The New Year started with the news about a proposed devolution deal for the North East. The £4.2 billion deal for the region will support inclusive economic growth and our regeneration priorities. The funding will allow us to build better homes and invest in green jobs, skills, and transport, allowing us to take major steps to become a net zero economy while helping us address inequalities.
While the devolution deal is about the North East region, the broad ambitions within it are in line with South Tyneside's own vision and ambitions which were developed during 2022 with our residents' voice at the heart. For that reason, the deal will help us directly influence decisions at a local level, rather than centralised decisions made for the North East. A public consultation on the deal is now underway and will run for the next eight weeks both online and through a series of in person events. Please have your say and feed into the process here www.southtyneside.gov.uk/devolution
Sadly, we didn't secure any Levelling Up funding which would have been used to revitalise the borough's three towns by capitalising on the growing green economy, innovation, and skills, and attracting visitors by enhancing the cultural offer. This decision was very disappointing, especially given the strength of our bids, and I felt our communities have been let down by a funding stream that promised so much for areas like ours. However, we remain undeterred in our ambition to bring about lasting change throughout the borough and will identify other opportunities to bring in that investment. As you know, we have already consulted in South Shields on how you would like to see the town developed and will be asking for views on masterplans for both Jarrow and Hebburn through forthcoming 'conversations.'
Fortunately, we were more successful with the UK Shared Prosperity Fund - the successor to European Structural and Investment Funds - with £8.8 million secured for South Tyneside projects. Eight organisations will benefit from a share of the funding which is aimed at addressing the cost-of-living crisis, boosting our efforts to tackle anti-social behaviour, supporting businesses, and connecting people to jobs.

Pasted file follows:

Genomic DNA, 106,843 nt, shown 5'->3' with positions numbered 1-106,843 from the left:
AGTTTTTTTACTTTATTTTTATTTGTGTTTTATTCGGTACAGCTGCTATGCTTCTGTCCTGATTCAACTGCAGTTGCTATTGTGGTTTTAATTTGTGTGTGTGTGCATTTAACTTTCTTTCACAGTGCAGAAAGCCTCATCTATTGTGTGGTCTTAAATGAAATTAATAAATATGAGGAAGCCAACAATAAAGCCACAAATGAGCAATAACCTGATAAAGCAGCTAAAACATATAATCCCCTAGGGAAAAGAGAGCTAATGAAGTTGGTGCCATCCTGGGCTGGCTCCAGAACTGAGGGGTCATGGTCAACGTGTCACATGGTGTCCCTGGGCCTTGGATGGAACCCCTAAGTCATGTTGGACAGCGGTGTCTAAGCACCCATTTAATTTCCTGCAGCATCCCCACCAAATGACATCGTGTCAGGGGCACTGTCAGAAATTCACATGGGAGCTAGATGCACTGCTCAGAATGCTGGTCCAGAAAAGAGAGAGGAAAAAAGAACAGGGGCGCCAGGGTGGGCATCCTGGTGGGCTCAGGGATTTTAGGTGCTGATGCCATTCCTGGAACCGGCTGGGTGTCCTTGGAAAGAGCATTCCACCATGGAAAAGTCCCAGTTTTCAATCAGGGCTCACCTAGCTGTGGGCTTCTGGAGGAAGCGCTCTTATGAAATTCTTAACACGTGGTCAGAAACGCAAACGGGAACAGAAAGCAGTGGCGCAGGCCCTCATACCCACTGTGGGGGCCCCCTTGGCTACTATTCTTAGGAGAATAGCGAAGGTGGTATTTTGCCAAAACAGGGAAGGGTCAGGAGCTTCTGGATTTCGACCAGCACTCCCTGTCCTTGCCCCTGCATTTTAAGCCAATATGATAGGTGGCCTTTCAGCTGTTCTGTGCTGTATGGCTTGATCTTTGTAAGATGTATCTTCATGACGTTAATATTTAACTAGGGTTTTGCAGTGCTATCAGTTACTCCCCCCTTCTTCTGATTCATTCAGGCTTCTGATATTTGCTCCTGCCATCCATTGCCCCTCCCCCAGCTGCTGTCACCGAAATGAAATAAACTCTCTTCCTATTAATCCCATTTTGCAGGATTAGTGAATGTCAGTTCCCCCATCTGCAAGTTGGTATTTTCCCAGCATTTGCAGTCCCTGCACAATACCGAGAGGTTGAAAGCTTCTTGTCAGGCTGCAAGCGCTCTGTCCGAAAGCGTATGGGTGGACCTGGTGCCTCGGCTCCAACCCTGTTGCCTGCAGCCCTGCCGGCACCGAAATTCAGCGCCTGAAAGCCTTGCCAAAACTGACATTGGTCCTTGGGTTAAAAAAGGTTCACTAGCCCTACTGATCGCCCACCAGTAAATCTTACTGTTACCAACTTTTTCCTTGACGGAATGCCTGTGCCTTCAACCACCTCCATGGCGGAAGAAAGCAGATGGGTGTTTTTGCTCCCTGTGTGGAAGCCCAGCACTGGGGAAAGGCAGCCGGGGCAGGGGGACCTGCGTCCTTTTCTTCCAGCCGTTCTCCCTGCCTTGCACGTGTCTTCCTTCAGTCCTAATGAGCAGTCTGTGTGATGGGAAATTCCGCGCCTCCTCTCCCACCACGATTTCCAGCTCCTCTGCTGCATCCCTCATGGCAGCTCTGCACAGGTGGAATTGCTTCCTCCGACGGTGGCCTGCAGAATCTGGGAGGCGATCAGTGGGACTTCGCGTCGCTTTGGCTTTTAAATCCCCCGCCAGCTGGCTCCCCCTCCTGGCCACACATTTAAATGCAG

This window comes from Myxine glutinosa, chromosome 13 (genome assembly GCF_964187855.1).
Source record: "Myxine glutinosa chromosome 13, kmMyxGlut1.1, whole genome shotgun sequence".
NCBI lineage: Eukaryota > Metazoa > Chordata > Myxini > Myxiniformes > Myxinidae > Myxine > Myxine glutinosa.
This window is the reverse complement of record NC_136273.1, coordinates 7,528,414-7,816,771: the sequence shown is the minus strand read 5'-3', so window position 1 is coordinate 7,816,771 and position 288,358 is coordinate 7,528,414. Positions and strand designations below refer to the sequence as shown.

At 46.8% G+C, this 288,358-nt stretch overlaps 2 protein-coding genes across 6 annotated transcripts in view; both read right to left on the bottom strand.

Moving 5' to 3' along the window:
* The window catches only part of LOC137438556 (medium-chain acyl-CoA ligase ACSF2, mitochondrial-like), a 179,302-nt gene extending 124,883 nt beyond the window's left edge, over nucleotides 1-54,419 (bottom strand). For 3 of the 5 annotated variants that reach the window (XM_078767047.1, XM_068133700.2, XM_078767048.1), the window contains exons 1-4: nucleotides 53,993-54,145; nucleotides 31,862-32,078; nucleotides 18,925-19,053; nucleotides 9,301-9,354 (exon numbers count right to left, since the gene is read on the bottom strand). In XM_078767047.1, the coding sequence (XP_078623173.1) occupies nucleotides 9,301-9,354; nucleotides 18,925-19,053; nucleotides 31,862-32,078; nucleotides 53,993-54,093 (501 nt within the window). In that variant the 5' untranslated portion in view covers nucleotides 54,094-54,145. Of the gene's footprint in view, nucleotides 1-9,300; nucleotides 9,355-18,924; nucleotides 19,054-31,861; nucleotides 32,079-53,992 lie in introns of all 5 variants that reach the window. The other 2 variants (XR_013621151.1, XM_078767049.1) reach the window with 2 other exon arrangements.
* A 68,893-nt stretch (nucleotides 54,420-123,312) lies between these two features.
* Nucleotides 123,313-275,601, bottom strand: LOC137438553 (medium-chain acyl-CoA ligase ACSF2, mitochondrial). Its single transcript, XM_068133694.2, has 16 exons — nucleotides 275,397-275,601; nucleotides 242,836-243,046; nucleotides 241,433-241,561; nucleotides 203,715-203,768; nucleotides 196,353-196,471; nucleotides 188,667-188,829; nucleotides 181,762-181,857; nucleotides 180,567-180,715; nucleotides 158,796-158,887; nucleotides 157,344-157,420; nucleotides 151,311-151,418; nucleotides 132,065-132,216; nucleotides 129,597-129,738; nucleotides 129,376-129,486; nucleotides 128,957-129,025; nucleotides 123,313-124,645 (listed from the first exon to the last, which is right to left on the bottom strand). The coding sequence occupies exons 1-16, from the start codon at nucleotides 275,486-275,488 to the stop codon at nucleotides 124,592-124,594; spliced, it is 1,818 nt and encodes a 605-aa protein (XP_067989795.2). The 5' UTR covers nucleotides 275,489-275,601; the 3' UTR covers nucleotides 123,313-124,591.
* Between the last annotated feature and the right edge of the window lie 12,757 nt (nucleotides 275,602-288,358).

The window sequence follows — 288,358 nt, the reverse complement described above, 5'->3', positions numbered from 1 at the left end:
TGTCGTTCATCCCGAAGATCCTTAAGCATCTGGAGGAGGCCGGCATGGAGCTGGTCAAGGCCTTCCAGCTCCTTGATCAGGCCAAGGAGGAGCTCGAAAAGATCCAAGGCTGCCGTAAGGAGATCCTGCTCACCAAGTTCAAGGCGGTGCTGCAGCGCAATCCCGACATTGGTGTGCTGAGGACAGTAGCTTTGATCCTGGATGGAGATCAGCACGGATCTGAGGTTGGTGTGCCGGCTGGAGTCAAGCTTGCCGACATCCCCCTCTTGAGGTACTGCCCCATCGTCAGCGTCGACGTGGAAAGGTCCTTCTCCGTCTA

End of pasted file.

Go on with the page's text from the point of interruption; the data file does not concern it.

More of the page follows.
We are also looking to harness external funding, with an ambition to develop a Youth Zone in South Tyneside in partnership with youth services charity OnSide. If we are successful, this would be a first for the North East. Although still at a very early stage and dependant on funding, this project would be of significant benefit to our young people. Offering a wide range of sporting, artistic, cultural, physical, and recreational activities for young people, as well as access to support from skilled youth workers, the project could help us fulfil our ambition to target support to make things fairer, build strong communities and link people to skills, learning and jobs.
Many people in our communities are facing financial challenges at this time. As a Council, we are doing what we can within our powers to support residents through the cost-of-living crisis. Our Warm Spaces are being used by an increasing number of people and the support we give to food banks helps these vital organisations continue their sterling work in our communities. I was heartened to see that people at a Warm Space in Jarrow raised vital money for the Key2Life foodbank, while donations from Santa's grotto at The Word also raised vital donations for our food banks. The sense of civic pride and selflessness in South Tyneside always amazes me. Despite the personal challenges we face, there is real strength in our sense of community.
It's important to remember that increased costs are also impacting on our Council budget. This year we must save £3.7million while seeing increased demand for adult social care - where most of the money is spent. Whilst increases to council tax are well below inflation, they are an unavoidable step the Council must take to protect frontline services which so many people rely on. We understand the pressures residents are facing at the moment and for that reason we have introduced an enhanced welfare support provision and proposed an additional £100 Council Tax rebate for around 12,000 households on a low income.
Balancing the budget in the context of nationally set policy decisions is always a challenge. With the local elections in May, you have your opportunity to cast your vote to say who you would like to represent you in these challenging times. With a new national introduction of a Voter ID system, I would like to encourage you to get prepared. Your Council has been promoting awareness of the new requirements, as well as a national campaign which has been promoted on TV, radio, and social media. Essentially, if people are not aware of the new requirements, we could see around 3,200 polling station voters in the Borough at risk of losing their ability to vote. More details about the new rules are available at electoralcommission.org.uk/voterID. The new rules do not apply if you choose to vote by post. To apply for a postal vote visit www.southtyneside.gov.uk/elections.
Councillor Tracey Dixon
Leader of South Tyneside Council